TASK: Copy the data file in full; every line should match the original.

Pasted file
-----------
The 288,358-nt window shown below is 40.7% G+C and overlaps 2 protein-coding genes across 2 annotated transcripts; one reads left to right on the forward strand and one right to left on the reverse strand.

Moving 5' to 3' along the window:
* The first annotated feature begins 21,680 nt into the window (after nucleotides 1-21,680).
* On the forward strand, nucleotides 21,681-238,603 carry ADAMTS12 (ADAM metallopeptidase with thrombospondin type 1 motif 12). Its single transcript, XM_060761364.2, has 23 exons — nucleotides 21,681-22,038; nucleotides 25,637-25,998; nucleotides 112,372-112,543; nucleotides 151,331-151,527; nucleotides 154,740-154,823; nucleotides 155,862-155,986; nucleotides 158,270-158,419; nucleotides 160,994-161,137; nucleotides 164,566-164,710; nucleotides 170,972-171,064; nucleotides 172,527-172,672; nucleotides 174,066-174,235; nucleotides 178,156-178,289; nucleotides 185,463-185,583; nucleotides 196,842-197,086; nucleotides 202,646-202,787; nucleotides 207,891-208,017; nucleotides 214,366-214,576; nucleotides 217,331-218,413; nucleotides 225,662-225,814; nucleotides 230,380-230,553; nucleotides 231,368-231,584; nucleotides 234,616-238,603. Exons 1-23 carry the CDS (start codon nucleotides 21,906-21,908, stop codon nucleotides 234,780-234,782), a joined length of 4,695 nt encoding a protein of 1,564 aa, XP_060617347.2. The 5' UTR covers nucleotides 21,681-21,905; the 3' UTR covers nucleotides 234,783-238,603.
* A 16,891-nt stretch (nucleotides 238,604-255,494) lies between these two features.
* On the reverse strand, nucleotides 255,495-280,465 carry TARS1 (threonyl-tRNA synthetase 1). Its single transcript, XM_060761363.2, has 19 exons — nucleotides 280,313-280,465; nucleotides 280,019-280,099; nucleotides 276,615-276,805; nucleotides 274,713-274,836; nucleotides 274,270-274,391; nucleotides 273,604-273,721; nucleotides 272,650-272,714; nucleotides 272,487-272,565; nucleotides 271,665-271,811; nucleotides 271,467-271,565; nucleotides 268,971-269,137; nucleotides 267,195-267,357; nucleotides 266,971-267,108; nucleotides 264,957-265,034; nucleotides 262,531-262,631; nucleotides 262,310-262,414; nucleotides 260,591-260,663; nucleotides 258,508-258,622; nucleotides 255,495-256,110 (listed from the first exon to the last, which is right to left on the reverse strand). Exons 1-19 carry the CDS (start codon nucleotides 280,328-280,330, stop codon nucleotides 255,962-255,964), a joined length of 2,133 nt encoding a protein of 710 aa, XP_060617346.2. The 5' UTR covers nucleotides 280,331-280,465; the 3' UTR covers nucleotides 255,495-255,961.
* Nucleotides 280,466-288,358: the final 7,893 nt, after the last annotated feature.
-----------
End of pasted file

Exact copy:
The 288,358-nt window shown below is 40.7% G+C and overlaps 2 protein-coding genes across 2 annotated transcripts; one reads left to right on the forward strand and one right to left on the reverse strand.

Moving 5' to 3' along the window:
* The first annotated feature begins 21,680 nt into the window (after nucleotides 1-21,680).
* On the forward strand, nucleotides 21,681-238,603 carry ADAMTS12 (ADAM metallopeptidase with thrombospondin type 1 motif 12). Its single transcript, XM_060761364.2, has 23 exons — nucleotides 21,681-22,038; nucleotides 25,637-25,998; nucleotides 112,372-112,543; nucleotides 151,331-151,527; nucleotides 154,740-154,823; nucleotides 155,862-155,986; nucleotides 158,270-158,419; nucleotides 160,994-161,137; nucleotides 164,566-164,710; nucleotides 170,972-171,064; nucleotides 172,527-172,672; nucleotides 174,066-174,235; nucleotides 178,156-178,289; nucleotides 185,463-185,583; nucleotides 196,842-197,086; nucleotides 202,646-202,787; nucleotides 207,891-208,017; nucleotides 214,366-214,576; nucleotides 217,331-218,413; nucleotides 225,662-225,814; nucleotides 230,380-230,553; nucleotides 231,368-231,584; nucleotides 234,616-238,603. Exons 1-23 carry the CDS (start codon nucleotides 21,906-21,908, stop codon nucleotides 234,780-234,782), a joined length of 4,695 nt encoding a protein of 1,564 aa, XP_060617347.2. The 5' UTR covers nucleotides 21,681-21,905; the 3' UTR covers nucleotides 234,783-238,603.
* A 16,891-nt stretch (nucleotides 238,604-255,494) lies between these two features.
* On the reverse strand, nucleotides 255,495-280,465 carry TARS1 (threonyl-tRNA synthetase 1). Its single transcript, XM_060761363.2, has 19 exons — nucleotides 280,313-280,465; nucleotides 280,019-280,099; nucleotides 276,615-276,805; nucleotides 274,713-274,836; nucleotides 274,270-274,391; nucleotides 273,604-273,721; nucleotides 272,650-272,714; nucleotides 272,487-272,565; nucleotides 271,665-271,811; nucleotides 271,467-271,565; nucleotides 268,971-269,137; nucleotides 267,195-267,357; nucleotides 266,971-267,108; nucleotides 264,957-265,034; nucleotides 262,531-262,631; nucleotides 262,310-262,414; nucleotides 260,591-260,663; nucleotides 258,508-258,622; nucleotides 255,495-256,110 (listed from the first exon to the last, which is right to left on the reverse strand). Exons 1-19 carry the CDS (start codon nucleotides 280,328-280,330, stop codon nucleotides 255,962-255,964), a joined length of 2,133 nt encoding a protein of 710 aa, XP_060617346.2. The 5' UTR covers nucleotides 280,331-280,465; the 3' UTR covers nucleotides 255,495-255,961.
* Nucleotides 280,466-288,358: the final 7,893 nt, after the last annotated feature.